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John Tanner: Growing Up a Captive, Part XI

John remembered the old woman’s recantations and dreams about seeing a meadow and a bear being harvested. Without mentioning it to anyone he resolved to go in search for the place she had spoken of and loaded his gun. At length he came to an open place and was confident that this was the place when he unexpectedly fell but was able to extricate himself, when he looked into the hole into which he tottered he saw the head of a bear lying close to the hole. He placed the muzzle of his gun nearly between the bears eyes and discharged his gun, as the smoke cleared he took a stick and thrust it into the eyes and wound finally satisfying himself that the bear was indeed dead. John tried to lift the bear out of the hole but was unable to do it himself, so he returned to camp following the track he had made. As John returned to camp he met a woman who had shown little friendship for them and she wondered aloud if he had killed a bear, why he had come back so soon and why he was walking so fast, he thought to himself “how did she know I have killed a bear” but passed by her without saying anything and went to his mother’s lodge where food has been scarce and whispered in her ear “I have killed a bear” she responded by asking him if he was sure, watched his face for a moment then caught him up in her arms hugging and kissing him with great earnestness for a long time. His mother arranged for the bear to be sent for and as it was his first it was cooked, and all the hunters of the band were invited to a feast which was the custom of the Indians. For some time, they had plenty of game and they soon afterwards went back to the trading post arriving there on the last day of December.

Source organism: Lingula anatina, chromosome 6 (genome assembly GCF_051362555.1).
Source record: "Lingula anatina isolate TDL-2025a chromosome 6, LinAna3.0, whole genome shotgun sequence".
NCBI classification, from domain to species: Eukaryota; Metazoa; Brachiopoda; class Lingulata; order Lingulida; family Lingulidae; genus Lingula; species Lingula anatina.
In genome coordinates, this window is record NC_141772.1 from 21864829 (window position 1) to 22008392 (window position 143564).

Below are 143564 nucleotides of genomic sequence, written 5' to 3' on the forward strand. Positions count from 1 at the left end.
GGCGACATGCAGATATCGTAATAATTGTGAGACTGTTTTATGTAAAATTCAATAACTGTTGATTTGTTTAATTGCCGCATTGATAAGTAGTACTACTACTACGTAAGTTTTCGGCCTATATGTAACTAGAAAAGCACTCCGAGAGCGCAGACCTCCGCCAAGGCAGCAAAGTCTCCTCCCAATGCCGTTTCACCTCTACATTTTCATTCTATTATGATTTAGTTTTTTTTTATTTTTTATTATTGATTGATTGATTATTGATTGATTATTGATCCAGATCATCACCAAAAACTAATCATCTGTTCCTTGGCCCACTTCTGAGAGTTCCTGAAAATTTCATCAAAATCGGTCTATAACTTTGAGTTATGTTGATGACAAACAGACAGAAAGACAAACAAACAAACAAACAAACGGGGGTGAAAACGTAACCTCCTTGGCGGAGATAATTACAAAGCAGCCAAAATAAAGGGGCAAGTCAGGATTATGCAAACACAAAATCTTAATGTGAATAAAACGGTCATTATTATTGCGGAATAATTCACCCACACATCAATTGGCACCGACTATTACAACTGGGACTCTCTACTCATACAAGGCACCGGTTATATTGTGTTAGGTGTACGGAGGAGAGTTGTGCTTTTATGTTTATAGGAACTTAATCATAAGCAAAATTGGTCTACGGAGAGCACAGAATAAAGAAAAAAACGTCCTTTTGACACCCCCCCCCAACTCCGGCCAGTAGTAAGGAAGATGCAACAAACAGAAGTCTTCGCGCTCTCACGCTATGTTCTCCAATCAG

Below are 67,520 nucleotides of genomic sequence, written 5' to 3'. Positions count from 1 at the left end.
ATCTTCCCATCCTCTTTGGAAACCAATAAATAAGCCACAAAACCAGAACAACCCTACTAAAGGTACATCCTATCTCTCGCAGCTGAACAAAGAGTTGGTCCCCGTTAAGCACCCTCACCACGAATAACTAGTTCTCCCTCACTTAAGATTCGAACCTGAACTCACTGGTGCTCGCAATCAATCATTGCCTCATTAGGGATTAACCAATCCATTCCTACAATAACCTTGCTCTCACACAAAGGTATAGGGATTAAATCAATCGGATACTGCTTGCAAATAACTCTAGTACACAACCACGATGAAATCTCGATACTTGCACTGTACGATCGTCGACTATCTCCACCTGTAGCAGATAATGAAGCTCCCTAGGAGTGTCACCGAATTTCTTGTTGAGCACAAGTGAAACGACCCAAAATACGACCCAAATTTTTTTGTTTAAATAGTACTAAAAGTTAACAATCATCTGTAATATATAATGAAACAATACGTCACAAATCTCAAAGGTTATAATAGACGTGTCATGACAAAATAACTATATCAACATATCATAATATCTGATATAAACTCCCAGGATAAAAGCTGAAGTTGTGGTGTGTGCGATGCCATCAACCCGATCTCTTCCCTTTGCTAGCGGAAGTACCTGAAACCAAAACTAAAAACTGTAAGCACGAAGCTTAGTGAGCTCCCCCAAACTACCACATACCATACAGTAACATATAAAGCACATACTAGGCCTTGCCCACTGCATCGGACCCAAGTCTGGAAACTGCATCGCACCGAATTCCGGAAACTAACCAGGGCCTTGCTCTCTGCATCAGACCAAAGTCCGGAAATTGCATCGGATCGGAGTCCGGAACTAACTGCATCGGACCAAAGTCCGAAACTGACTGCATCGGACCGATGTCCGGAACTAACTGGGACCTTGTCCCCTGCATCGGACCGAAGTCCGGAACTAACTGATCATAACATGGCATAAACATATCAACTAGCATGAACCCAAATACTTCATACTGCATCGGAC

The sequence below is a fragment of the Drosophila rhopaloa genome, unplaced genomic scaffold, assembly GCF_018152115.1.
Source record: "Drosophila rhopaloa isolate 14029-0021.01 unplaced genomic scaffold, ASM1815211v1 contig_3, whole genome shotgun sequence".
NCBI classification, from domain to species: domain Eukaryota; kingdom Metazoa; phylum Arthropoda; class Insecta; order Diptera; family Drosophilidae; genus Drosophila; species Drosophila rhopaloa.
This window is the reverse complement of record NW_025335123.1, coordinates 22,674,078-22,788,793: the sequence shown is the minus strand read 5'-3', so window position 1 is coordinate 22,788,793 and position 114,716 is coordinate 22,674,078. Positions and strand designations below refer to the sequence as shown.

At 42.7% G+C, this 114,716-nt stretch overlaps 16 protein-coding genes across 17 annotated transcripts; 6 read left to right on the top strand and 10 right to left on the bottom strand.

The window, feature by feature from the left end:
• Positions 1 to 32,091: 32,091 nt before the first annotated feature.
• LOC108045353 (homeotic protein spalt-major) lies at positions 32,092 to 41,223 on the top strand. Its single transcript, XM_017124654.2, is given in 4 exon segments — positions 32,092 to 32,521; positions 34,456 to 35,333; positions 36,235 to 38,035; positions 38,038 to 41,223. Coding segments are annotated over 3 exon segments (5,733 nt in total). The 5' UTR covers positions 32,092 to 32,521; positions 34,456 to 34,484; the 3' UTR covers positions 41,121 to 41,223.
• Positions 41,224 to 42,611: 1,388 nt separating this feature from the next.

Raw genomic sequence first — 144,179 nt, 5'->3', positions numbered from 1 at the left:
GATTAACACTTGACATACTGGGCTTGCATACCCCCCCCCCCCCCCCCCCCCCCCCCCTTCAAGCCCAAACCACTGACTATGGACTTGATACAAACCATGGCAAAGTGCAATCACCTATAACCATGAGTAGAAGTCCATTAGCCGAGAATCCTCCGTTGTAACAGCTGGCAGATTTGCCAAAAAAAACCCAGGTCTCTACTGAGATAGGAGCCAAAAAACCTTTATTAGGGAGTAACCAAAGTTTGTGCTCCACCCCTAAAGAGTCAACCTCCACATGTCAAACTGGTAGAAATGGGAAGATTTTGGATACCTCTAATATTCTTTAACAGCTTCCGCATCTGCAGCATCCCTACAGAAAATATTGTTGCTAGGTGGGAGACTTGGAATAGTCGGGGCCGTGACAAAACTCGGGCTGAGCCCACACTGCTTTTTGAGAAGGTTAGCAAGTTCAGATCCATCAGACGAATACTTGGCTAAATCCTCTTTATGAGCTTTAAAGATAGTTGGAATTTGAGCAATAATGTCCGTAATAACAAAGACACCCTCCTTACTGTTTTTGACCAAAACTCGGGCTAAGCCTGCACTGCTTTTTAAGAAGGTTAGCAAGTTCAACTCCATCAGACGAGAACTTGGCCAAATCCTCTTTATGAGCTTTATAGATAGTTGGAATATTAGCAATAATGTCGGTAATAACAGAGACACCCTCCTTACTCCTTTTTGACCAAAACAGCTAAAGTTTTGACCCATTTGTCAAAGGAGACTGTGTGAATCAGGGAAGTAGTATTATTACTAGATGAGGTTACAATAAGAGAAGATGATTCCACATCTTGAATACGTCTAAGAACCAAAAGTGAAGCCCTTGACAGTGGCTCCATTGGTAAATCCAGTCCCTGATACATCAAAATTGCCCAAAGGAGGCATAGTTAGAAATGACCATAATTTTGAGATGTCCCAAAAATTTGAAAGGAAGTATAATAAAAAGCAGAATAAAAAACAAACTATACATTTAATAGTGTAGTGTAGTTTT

After New Year’s Day, they started for the country of Pe-shau-ba which was of great distance, the snow was deep and for the most part across open prairie which they could not travel when the wind was high. Even as they commenced their journey, they were hungry and in want of provisions but soon found plenty of Buffalo which were very fat and very good. In bad weather they made a small lodge and covered it with three or four fresh buffalo hides that made strong shelter from the wind and snow. They diligently traveled as the weather would permit brothers carrying their sisters’ children on their back and did this for about two and a half months until late winter when they arrived at a place called Clear Water Lake. The country was mostly prairie with some low cedar and pine trees but there were plenty of beaver and other game and just before the leaves began to appear they started out with all their pelts and large quantities of dried meat and dried beaver tails to go to a trading post on Mouse River. There were no birch or cedar fit for making canoes, so they were compelled to make one from green moose skins which were sewed together with the greatest care and stretched over a proper frame then dried to make a very strong and good canoe but in the warm weather they didn’t last long but they set out with the ultimate goal of returning to Lake Huron. They traveled for several days until they came to a rapid and a village of about One Hundred and Fifty lodges where they felt the want of fresh provisions and stopped for a day or two to kill sturgeons which were found in plenty. John saw an old man when a sturgeon had just been drawn out of the water cut off the pendant part of the mouth and eat it without cooking it or using any kind of condiment.

Two days after leaving the rapids they came to the Monk River where there were Trading Houses, here some of them commenced to drinking and in a short time expended all the pelts they had caught, they sold one hundred beaver skins in one day for liquor, the price was six beaver skins for a quarter of rum which was cut with a great deal of water in it, after drinking for some time they began to make birch canoes still intending to continue on. But there was intervention.


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